medRxiv. 2023 Sep 30:2023.09.29.23296345. doi: 10.1101/2023.09.29.23296345. Preprint.


PURPOSE: To estimate the association of psychiatric polygenic scores with healthcare utilization and comorbidity burden.

METHODS: Observational cohort study (N = 118,882) of adolescent and adult biobank participants with linked electronic health records (EHRs) from three diverse study sites; (Massachusetts General Brigham, Vanderbilt University Medical Center, Geisinger). Polygenic scores (PGS) were derived from the largest available GWAS of major depressive depression, bipolar disorder, and schizophrenia at the time of analysis. Negative binomial regression models were used to estimate the association between each psychiatric PGS and healthcare utilization and comorbidity burden. Healthcare utilization was measured as frequency of emergency department (ED), inpatient (IP), and outpatient (OP) visits. Comorbidity burden was defined by the Elixhauser Comorbidity Index and the Charlson Comorbidity Index.

RESULTS: Participants had a median follow-up duration of 12 years in the EHR. Individuals in the top decile of polygenic score for major depressive disorder had significantly more ED visits (RR=1.22, 95% CI; 1.17, 1.29) compared to those the lowest decile. Increases were also observed with IP and comorbidity burden. Among those diagnosed with depression and in the highest decile of the PGS, there was an increase in all utilization types (ED: RR=1.56, 95% CI 1.41, 1.72; OP: RR=1.16, 95% CI 1.08, 1.24; IP: RR=1.23, 95% CI 1.12, 1.36) post-diagnosis. No clinically significant results were observed with bipolar and schizophrenia polygenic scores.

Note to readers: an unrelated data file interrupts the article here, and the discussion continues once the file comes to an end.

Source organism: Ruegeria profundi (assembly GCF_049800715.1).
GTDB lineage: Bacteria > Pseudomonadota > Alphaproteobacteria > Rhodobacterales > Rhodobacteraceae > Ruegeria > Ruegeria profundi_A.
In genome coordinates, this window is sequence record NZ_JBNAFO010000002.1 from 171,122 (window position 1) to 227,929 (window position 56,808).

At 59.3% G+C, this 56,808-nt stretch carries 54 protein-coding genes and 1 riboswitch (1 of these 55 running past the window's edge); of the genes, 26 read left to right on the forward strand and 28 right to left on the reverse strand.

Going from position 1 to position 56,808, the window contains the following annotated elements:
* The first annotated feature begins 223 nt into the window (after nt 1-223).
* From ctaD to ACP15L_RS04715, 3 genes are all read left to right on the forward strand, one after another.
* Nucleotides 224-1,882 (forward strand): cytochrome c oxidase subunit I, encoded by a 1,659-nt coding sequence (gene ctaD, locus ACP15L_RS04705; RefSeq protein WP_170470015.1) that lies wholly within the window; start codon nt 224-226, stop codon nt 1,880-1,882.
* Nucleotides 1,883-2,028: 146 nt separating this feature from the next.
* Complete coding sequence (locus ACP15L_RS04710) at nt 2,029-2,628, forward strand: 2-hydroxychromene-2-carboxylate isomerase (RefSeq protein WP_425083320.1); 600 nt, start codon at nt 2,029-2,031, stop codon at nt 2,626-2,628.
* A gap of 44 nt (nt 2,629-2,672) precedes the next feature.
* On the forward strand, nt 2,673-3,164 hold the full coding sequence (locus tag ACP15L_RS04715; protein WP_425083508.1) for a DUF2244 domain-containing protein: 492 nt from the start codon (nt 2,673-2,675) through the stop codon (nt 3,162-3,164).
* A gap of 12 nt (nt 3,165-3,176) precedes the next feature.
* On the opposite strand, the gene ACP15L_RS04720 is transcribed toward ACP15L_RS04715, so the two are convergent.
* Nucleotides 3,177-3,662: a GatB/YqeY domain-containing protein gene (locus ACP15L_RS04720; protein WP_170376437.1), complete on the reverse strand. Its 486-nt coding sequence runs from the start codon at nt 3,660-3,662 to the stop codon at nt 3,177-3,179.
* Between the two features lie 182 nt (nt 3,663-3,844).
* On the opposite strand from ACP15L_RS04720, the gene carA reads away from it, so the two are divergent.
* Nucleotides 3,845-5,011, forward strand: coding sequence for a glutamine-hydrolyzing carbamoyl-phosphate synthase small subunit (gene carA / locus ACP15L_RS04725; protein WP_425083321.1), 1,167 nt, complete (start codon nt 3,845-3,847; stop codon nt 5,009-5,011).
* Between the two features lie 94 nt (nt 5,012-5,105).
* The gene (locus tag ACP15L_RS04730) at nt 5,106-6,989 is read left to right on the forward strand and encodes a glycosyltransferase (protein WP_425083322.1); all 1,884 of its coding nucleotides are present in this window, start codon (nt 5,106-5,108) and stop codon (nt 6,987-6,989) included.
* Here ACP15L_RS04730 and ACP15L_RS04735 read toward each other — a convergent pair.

CONCLUSIONS: Polygenic score for depression is modestly associated with increased healthcare resource utilization and comorbidity burden, in the absence of diagnosis. Following a diagnosis of depression, the PGS was associated with further increases in healthcare utilization. These findings suggest that depression genetic risk is associated with utilization and burden of chronic disease in real-world settings.

PMID:37808705 | PMC:PMC10557834 | DOI:10.1101/2023.09.29.23296345